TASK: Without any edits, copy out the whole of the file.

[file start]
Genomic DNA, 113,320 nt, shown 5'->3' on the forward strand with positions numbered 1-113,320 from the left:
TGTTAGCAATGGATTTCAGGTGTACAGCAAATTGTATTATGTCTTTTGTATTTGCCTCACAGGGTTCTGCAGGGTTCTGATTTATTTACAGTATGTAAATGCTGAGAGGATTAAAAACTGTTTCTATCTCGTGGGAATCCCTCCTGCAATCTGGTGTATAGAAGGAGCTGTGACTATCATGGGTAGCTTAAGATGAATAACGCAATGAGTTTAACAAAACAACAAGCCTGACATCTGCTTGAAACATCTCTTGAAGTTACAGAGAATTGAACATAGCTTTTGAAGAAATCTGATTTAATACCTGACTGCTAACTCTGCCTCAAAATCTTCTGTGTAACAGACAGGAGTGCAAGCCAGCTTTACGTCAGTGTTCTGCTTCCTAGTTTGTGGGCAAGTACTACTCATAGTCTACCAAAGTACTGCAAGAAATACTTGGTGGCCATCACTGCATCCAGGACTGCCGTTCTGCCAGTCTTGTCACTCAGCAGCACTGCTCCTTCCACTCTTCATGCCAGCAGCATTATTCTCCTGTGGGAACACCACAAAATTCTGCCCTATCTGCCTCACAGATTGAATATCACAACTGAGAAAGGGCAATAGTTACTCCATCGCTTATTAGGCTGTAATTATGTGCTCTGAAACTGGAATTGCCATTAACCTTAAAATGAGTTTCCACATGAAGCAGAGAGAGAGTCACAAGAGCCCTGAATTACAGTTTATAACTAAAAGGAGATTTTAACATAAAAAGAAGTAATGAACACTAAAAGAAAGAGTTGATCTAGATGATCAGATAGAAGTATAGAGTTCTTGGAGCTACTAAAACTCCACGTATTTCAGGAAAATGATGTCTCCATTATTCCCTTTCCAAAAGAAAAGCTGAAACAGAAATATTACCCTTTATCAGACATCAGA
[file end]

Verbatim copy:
Genomic DNA, 113,320 nt, shown 5'->3' on the forward strand with positions numbered 1-113,320 from the left:
TGTTAGCAATGGATTTCAGGTGTACAGCAAATTGTATTATGTCTTTTGTATTTGCCTCACAGGGTTCTGCAGGGTTCTGATTTATTTACAGTATGTAAATGCTGAGAGGATTAAAAACTGTTTCTATCTCGTGGGAATCCCTCCTGCAATCTGGTGTATAGAAGGAGCTGTGACTATCATGGGTAGCTTAAGATGAATAACGCAATGAGTTTAACAAAACAACAAGCCTGACATCTGCTTGAAACATCTCTTGAAGTTACAGAGAATTGAACATAGCTTTTGAAGAAATCTGATTTAATACCTGACTGCTAACTCTGCCTCAAAATCTTCTGTGTAACAGACAGGAGTGCAAGCCAGCTTTACGTCAGTGTTCTGCTTCCTAGTTTGTGGGCAAGTACTACTCATAGTCTACCAAAGTACTGCAAGAAATACTTGGTGGCCATCACTGCATCCAGGACTGCCGTTCTGCCAGTCTTGTCACTCAGCAGCACTGCTCCTTCCACTCTTCATGCCAGCAGCATTATTCTCCTGTGGGAACACCACAAAATTCTGCCCTATCTGCCTCACAGATTGAATATCACAACTGAGAAAGGGCAATAGTTACTCCATCGCTTATTAGGCTGTAATTATGTGCTCTGAAACTGGAATTGCCATTAACCTTAAAATGAGTTTCCACATGAAGCAGAGAGAGAGTCACAAGAGCCCTGAATTACAGTTTATAACTAAAAGGAGATTTTAACATAAAAAGAAGTAATGAACACTAAAAGAAAGAGTTGATCTAGATGATCAGATAGAAGTATAGAGTTCTTGGAGCTACTAAAACTCCACGTATTTCAGGAAAATGATGTCTCCATTATTCCCTTTCCAAAAGAAAAGCTGAAACAGAAATATTACCCTTTATCAGACATCAGA